Digital wealth concentrates in US, China

Updated September 06, 2019

Email

ISLAMABAD: The global digital wealth is concentrated around a small number of individuals and companies in US and China.

The platforms based in these two countries hold the lion’s share accounting for nearly 75 per cent of all patents related to block-chain technologies, 50pc of global spending on the ‘Internet of Things’, more than 75pc of the cloud computing market and as much as 90pc of the market capitalisation value of the world’s 70 largest digital platform companies.

The data was released by United Nations Conference on Trade and Development (UNCTAD) on Thursday in the first-ever ‘Digital Economy Report 2019’.

The report maps the flow, data and funds in the world’s digital economy and outlines the enormous potential gains and possible development costs as more of the world moves, connects and buys online.

Developing countries become mere data sets

The UNCTAD report warned that the gap between under-connected and the hyper-digitalised countries will widen and worsen inequalities if the existing situation remains unaddressed. Further, it calls for concerted efforts to spread the rapidly expanding digital economy’s gains to the many people who currently reap little benefit from it.

While highlighting that businesses that build digital platforms have a major advantage in the data-driven economy, the report notes that 40pc of the world’s 20 largest companies by market capitalisation have a platform-based business model.

Seven “super platforms”: Microsoft, Apple, Amazon, Google, Facebook, Tencent and Alibaba account for nearly two-thirds of the total market value of the top 70 platforms.

The combined value of platform companies with a market capitalisation of more than $100 million was estimated at more than $7 trillion in 2017 — 67pc higher than in 2015, according to the report.

Some digital platforms have grown to dominate key niches. Google has some 90pc market share in internet searches, while Facebook accounts for two-thirds of the global social media market and is the top social media platform in more than 90pc of the world’s economies.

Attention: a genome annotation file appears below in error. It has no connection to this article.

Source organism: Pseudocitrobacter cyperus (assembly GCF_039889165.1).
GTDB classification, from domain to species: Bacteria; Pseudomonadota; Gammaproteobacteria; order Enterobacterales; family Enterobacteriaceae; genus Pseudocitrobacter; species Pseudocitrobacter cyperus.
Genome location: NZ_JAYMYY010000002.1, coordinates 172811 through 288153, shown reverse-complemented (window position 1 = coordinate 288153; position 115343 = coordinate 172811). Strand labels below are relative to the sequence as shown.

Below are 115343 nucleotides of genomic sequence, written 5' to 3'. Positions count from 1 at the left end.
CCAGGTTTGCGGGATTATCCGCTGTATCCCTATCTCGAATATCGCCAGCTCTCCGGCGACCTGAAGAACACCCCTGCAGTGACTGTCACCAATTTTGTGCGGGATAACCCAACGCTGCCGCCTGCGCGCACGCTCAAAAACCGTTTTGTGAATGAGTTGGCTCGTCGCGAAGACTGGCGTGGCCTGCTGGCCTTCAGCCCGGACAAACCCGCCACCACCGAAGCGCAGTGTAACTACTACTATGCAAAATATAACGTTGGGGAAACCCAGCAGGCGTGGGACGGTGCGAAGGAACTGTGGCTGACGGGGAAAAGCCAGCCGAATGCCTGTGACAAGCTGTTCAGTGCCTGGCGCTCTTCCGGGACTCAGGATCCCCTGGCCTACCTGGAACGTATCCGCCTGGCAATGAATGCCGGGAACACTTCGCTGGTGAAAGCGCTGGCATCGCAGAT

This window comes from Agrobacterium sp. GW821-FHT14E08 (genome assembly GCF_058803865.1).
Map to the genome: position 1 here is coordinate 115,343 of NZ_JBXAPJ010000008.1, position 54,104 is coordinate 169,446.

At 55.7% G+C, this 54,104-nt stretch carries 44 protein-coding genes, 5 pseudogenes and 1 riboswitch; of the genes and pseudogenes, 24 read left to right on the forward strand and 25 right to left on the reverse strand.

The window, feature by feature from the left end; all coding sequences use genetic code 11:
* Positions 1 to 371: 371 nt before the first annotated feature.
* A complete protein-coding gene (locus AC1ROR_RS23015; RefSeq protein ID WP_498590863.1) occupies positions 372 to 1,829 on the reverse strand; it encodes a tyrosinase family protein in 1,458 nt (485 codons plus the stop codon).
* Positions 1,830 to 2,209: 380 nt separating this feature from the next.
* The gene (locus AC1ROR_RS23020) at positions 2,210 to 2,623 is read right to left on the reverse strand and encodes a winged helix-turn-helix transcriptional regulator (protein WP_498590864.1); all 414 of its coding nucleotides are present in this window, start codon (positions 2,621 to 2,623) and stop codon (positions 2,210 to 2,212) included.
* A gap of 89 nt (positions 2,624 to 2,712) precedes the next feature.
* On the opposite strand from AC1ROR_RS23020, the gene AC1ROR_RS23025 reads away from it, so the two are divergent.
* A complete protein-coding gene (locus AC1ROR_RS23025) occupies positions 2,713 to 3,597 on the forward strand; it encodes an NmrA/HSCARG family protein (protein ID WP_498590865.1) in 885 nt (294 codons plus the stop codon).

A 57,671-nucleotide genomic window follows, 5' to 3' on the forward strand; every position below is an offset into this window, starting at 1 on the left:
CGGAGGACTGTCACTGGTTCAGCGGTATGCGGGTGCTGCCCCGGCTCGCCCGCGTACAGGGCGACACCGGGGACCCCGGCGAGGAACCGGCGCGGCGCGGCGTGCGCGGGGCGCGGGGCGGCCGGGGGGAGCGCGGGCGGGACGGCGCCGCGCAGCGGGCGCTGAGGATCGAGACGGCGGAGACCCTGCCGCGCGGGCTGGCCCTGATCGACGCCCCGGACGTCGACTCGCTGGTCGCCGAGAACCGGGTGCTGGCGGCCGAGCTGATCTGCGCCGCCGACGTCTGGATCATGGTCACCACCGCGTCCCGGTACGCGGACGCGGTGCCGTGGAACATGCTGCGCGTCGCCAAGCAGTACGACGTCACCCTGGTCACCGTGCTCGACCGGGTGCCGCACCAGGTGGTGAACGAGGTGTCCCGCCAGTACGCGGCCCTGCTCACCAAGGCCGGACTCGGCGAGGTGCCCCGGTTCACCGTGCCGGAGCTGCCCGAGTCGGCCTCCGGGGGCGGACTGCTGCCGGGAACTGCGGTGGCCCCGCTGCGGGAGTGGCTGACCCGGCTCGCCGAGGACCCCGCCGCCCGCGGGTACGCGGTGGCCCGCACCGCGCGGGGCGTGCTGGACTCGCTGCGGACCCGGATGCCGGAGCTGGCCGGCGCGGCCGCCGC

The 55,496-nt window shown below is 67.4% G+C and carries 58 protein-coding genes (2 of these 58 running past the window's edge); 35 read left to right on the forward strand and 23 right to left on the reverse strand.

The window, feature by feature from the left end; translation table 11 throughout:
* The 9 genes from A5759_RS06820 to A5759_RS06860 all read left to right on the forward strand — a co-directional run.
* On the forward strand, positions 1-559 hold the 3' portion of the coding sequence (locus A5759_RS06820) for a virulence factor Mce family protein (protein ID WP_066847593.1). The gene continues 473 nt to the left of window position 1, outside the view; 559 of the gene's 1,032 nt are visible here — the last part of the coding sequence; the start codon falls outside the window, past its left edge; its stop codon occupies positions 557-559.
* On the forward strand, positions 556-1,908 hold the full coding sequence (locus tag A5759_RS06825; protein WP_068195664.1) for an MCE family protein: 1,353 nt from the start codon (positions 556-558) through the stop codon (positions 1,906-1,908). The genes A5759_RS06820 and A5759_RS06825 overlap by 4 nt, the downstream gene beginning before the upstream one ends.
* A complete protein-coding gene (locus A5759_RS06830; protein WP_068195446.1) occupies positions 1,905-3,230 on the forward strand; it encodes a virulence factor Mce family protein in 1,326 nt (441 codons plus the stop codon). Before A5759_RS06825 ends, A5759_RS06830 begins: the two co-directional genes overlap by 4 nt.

The dominance of global digital platforms, their control of data, as well as their capacity to create and capture the ensuing value, accentuates concentration and consolidation rather than reducing inequalities between and within countries, the report notes.

It warns that developing countries risk becoming mere providers of raw data, while having to pay for the digital intelligence generated using their data.

Breaking this vicious circle requires out-of-the-box thinking, the report says. One way is to consider finding an alternative configuration of the digital economy that leads to more balanced results and a fairer distribution of the gains from data and digital intelligence.

Governments have a critical role in shaping the digital economy by defining the rules of the game, the report notes. This involves the adaptation of existing policies, laws and regulations, and the adoption of new ones in many areas.

Policy responses need to consider increased difficulties of enforcing national laws and regulations with respect to cross-border trade in digital services and products, the report recommends.

Further, they should explore new pathways for local value creation and capture, and structural transformation through digitalisation, it says.

National development strategies should also seek to promote digital upgrading (value addition) in data value chains, and to enhance domestic capacities to “refine” the data.

Published in Dawn, September 6th, 2019